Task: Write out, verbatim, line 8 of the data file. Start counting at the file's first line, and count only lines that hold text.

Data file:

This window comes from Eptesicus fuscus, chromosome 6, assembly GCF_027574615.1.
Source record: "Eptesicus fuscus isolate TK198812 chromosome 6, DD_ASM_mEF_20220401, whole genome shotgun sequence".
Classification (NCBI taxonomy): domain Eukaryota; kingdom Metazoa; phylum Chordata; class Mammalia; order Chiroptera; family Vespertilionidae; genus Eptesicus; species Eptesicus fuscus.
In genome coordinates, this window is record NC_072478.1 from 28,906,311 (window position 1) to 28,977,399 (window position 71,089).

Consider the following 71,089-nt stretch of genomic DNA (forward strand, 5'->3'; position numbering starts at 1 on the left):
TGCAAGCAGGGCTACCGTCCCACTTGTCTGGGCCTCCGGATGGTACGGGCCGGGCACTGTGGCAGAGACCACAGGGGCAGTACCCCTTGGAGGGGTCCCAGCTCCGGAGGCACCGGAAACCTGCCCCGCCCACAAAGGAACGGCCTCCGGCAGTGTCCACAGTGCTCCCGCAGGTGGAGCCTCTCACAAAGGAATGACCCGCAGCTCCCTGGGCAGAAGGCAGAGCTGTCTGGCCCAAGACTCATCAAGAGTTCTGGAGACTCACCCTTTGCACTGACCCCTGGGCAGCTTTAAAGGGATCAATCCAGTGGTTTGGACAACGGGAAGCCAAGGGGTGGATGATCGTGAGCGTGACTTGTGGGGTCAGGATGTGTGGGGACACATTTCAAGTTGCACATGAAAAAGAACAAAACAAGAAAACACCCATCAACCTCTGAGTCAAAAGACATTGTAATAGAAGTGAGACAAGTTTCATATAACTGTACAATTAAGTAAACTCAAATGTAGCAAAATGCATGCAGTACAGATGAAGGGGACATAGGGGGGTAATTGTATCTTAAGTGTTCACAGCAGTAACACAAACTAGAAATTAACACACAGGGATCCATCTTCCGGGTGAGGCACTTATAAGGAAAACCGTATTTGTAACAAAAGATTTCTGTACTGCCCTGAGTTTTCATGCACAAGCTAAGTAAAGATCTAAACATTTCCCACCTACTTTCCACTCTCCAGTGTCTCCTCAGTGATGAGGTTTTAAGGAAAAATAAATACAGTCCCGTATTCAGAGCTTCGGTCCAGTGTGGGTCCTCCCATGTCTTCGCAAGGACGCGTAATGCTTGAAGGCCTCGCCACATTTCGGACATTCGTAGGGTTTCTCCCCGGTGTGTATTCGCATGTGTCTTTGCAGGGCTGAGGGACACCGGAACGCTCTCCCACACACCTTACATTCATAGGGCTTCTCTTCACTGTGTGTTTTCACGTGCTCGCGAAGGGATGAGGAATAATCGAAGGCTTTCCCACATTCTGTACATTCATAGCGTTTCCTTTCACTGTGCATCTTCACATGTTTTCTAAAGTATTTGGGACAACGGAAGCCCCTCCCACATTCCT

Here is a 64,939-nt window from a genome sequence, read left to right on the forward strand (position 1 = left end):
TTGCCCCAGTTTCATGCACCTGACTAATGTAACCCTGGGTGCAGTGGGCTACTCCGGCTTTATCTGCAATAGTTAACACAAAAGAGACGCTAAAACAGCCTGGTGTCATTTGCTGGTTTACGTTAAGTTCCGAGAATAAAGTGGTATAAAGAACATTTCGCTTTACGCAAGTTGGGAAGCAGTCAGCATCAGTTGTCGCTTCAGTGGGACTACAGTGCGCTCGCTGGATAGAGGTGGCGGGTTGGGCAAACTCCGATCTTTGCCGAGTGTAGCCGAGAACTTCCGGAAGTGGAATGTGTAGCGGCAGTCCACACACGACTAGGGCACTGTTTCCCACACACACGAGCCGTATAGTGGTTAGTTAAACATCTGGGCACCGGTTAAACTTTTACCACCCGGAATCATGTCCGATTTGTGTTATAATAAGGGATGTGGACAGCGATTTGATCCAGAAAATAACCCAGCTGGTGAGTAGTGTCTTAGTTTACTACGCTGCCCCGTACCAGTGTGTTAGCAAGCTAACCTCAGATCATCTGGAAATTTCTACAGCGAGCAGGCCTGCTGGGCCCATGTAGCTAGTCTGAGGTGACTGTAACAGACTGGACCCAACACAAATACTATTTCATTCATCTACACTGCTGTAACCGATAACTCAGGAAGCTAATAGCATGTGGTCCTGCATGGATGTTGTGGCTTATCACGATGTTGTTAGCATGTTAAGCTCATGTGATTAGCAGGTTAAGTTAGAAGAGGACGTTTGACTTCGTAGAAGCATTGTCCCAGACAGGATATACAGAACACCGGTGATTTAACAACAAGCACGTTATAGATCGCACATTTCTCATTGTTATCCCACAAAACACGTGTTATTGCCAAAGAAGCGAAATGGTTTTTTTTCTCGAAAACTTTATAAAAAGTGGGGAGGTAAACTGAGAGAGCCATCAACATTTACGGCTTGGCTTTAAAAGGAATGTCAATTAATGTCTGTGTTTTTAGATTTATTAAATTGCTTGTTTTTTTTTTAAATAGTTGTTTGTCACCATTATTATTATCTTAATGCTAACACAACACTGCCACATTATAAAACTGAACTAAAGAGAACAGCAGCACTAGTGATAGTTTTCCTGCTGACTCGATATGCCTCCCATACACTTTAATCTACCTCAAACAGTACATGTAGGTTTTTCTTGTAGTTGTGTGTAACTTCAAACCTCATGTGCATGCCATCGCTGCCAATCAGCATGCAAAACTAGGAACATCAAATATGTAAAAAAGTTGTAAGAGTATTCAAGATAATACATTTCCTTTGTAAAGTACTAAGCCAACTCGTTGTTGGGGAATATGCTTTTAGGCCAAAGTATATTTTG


TTGCCCCAGTTTCATGCACCTGACTAATGTAACCCTGGGTGCAGTGGGCTACTCCGGCTTTATCTGCAATAGTTAACACAAAAGAGACGCTAAAACAGCCTGGTGTCATTTGCTGGTTTACGTTAAGTTCCGAGAATAAAGTGGTATAAAGAACATTTCGCTTTACGCAAGTTGGGAAGCAGTCAGCATCAGTTGTCGCTTCAGTGGGACTACAGTGCGCTCGCTGGATAGAGGTGGCGGGTTGGGCAAACTCCGATCTTTGCCGAGTGTAGCCGAGAACTTCCGGAAGTGGAATGTGTAGCGGCAGTCCACACACGACTAGGGCACTGTTTCCCACACACACGAGCCGTATAGTGGTTAGTTAAACATCTGGGCACCGGTTAAACTTTTACCACCCGGAATCATGTCCGATTTGTGTTATAATAAGGGATGTGGACAGCGATTTGATCCAGAAAATAACCCAGCTGGTGAGTAGTGTCTTAGTTTACTACGCTGCCCCGTACCAGTGTGTTAGCAAGCTAACCTCAGATCATCTGGAAATTTCTACAGCGAGCAGGCCTGCTGGGCCCATGTAGCTAGTCTGAGGTGACTGTAACAGACTGGACCCAACACAAATACTATTTCATTCATCTACACTGCTGTAACCGATAACTCAGGAAGCTAATAGCATGTGGTCCTGCATGGATGTTGTGGCTTATCACGATGTTGTTAGCATGTTAAGCTCATGTGATTAGCAGGTTAAGTTAGAAGAGGACGTTTGACTTCGTAGAAGCATTGTCCCAGACAGGATATACAGAACACCGGTGATTTAACAACAAGCACGTTATAGATCGCACATTTCTCATTGTTATCCCACAAAACACGTGTTATTGCCAAAGAAGCGAAATGGTTTTTTTTCTCGAAAACTTTATAAAAAGTGGGGAGGTAAACTGAGAGAGCCATCAACATTTACGGCTTGGCTTTAAAAGGAATGTCAATTAATGTCTGTGTTTTTAGATTTATTAAATTGCTTGTTTTTTTTTTAAATAGTTGTTTGTCACCATTATTATTATCTTAATGCTAACACAACACTGCCACATTATAAAACTGAACTAAAGAGAACAGCAGCACTAGTGATAGTTTTCCTGCTGACTCGATATGCCTCCCATACACTTTAATCTACCTCAAACAGTACATGTAGGTTTTTCTTGTAGTTGTGTGTAACTTCAAACCTCATGTGCATGCCATCGCTGCCAATCAGCATGCAAAACTAGGAACATCAAATATGTAAAAAAGTTGTAAGAGTATTCAAGATAATACATTTCCTTTGTAAAGTACTAAGCCAACTCGTTGTTGGGGAATATGCTTTTAGGCCAAAGTATATTTTG